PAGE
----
In this instalment of my series on how to visit New York as a happily cliché tourist, we’re diving into the world of New York Theatre and what I think is worth your time as an out of towner. Check out the rest of this series HERE.
My ideal New York trip is a single weekend. Fly in after work on Friday, fly out last thing on Sunday. That doesn’t leave a lot of time for dilly-dallying. I really have to prioritize things that I do not have access to at home or in other places.
So, while there will always be a special place in my heart for those underdog Mets, they’re off the list (the Yankees are definitely off the list- their stadium is new and generic and I can see an ALE team play anyday). Gone too are not-for-profit arts organizations despite the fact that I truly believe they’re the cradle of real innovation and the heart of what “art” actually means. The one exception to this would be Shakespeare in the Park because nothing on the scale of The Public in Central Park happens anywhere near me but I’ve never been able to go in person so I can’t actually recommend it.
Like the rest of this series, this particular hot take comes with the caveat that I’m assuming you have access to other cities. If you don’t have the opportunity to see innovative not-for-profit theatre, by all means go see it in New York! If there’s no opera or ballet near you, see it in New York! It’s just that there aren’t actually that many people who don’t have some form of these things closer to them. Nearly every mid-size city in the world has indie artists, you just have to find them, and even Utah has a pretty good ballet company. The Met is not better than the COC and I’ve seen some independent New York productions that don’t hold a candle to what Hattiloo Theatre is doing in Memphis. I’m not saying there isn’t value in New York’s smaller theatre scene and its glossy prestige arts, I’m saying it’s not necessarily better than what you already have access to so I really want you to prioritize while you’re in town (and also maybe encourage you to take more advantage of what’s near you and not underestimate it just for not being New York).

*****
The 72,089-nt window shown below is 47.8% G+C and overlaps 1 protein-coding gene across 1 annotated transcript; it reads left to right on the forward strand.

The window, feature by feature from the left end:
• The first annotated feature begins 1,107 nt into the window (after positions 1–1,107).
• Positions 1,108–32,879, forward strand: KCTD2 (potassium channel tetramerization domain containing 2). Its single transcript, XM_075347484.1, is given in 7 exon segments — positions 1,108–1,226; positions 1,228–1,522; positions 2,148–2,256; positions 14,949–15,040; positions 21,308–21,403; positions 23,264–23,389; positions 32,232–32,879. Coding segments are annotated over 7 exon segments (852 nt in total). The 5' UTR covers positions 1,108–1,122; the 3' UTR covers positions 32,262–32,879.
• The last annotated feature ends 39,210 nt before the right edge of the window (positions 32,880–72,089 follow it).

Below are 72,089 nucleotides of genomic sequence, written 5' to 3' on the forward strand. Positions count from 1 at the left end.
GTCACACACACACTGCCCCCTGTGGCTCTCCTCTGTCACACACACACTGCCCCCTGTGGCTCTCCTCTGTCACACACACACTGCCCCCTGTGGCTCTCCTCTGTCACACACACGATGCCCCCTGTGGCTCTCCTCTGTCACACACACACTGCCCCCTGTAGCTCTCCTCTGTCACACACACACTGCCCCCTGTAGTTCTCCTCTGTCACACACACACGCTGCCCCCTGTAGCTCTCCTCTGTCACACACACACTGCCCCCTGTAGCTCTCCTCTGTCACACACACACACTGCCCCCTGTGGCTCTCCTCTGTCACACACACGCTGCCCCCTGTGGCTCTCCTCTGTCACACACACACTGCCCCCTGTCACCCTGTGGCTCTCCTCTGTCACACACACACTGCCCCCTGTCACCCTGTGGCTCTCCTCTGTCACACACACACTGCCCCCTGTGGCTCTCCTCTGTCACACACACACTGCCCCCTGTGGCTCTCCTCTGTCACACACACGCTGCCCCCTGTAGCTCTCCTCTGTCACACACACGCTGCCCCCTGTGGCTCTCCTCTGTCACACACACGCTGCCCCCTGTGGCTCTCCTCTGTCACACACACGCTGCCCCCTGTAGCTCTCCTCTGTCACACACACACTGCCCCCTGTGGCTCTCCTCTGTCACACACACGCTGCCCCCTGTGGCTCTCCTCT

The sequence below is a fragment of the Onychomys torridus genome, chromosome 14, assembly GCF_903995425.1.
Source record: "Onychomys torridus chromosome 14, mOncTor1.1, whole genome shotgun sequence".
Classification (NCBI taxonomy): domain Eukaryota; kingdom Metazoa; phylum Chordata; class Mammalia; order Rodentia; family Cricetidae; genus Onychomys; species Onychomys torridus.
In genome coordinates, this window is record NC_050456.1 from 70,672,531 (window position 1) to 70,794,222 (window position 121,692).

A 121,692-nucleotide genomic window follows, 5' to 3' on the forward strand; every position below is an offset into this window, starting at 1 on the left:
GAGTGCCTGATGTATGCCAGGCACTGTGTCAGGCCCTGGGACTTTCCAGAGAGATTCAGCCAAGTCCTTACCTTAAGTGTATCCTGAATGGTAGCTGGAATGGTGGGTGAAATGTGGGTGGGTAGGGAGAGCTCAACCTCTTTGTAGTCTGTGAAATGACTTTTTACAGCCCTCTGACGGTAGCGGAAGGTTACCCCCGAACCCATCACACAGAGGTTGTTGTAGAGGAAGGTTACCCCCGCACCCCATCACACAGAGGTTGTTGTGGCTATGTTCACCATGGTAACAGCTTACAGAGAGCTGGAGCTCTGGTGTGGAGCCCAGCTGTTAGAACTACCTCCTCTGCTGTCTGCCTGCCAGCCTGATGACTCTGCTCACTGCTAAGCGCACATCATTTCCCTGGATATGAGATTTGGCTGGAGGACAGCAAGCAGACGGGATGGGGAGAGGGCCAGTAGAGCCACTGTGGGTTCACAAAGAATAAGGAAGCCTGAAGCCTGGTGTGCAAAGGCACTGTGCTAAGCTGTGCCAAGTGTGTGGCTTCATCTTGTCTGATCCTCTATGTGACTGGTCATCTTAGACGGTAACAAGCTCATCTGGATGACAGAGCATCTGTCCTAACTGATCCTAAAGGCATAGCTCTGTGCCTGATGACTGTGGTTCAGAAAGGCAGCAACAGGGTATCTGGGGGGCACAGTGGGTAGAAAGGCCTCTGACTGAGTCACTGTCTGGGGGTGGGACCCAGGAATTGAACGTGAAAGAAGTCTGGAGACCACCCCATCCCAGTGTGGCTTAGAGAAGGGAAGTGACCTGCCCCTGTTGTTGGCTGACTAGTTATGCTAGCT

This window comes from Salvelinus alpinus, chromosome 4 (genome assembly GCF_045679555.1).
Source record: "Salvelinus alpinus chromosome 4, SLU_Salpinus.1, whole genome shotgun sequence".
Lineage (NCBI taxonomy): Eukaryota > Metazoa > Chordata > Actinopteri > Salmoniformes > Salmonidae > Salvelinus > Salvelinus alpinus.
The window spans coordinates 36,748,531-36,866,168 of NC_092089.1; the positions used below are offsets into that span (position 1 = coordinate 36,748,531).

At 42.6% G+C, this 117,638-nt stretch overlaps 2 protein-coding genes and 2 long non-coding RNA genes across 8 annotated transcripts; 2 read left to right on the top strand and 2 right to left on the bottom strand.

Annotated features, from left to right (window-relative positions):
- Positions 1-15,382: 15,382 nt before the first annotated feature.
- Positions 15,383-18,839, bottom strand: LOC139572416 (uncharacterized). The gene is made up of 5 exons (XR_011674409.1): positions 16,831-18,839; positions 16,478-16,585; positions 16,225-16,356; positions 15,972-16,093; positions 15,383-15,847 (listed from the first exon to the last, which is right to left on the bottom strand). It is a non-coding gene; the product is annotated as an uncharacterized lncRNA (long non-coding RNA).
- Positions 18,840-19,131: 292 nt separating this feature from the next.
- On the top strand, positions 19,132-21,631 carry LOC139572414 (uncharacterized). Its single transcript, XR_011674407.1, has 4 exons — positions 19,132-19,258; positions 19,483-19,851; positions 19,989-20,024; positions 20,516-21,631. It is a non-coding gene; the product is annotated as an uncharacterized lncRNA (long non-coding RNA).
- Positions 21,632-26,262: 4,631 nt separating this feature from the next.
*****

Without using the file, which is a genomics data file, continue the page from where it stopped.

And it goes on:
What New York does have that doesn’t exist anywhere else other than London is a full landscape of commercial theatre. By this I mean large scale for-profit theatrical productions marketed to the masses and staged in 2000 seat theatres, or as it’s more colloquially known: Broadway (if you’re new to New York, note that “Broadway” the concept and Broadway the street are not one and the same; don’t get lost). This is where my New York time and money usually goes, even if I’m endlessly grumpy about the amount of money. For-profit theatre is a terrible business model where producers need a staggering number of people to pay a lot of money to see their show in order to make a profit. No matter how good the show, the only way this works is if you can rely on tourists. Most cities can sustain maybe one or two sit-down productions plus a rotation of touring shows but that’s pretty much the extent because local theatre fans will see most things once, maybe twice, but can’t fund a long-term run with a limited population. New York’s Broadway and London’s West End are established theatre tourism destinations with a constant stream of fresh audience members to buy tickets. So, while “theatre” is something I have nearly endless opportunity to experience at home or nearby, a smorgasbord of commercial theatre is (caveat for London) only in New York.
Commercial theatre for the most part breaks down into two categories: plays and musicals. I mostly avoid all plays on Broadway. Partly because a play is a far better experience in a smaller house where you can actually see facial expressions but mostly because, in order to make straight theatre (sometimes slapstick, often dark sad domestic dramas) appeal to enough people at a high enough price to make money (again, “for profit” is the key here), producers almost always recruit celebrity performers. While this is, for the most part, all well and good on the West End where the majority of their movie stars came from the theatre, in North America this usually means taking talented people from one medium and showcasing them in another where they have no training or experience. Theatre and film are different skill sets so I’m usually pretty underwhelmed with stunt casting and that’s what nearly every play on Broadway is to some extent (occasionally just a really great script will break its way through, but if you wait long enough a not for profit company will do the same script in a smaller house).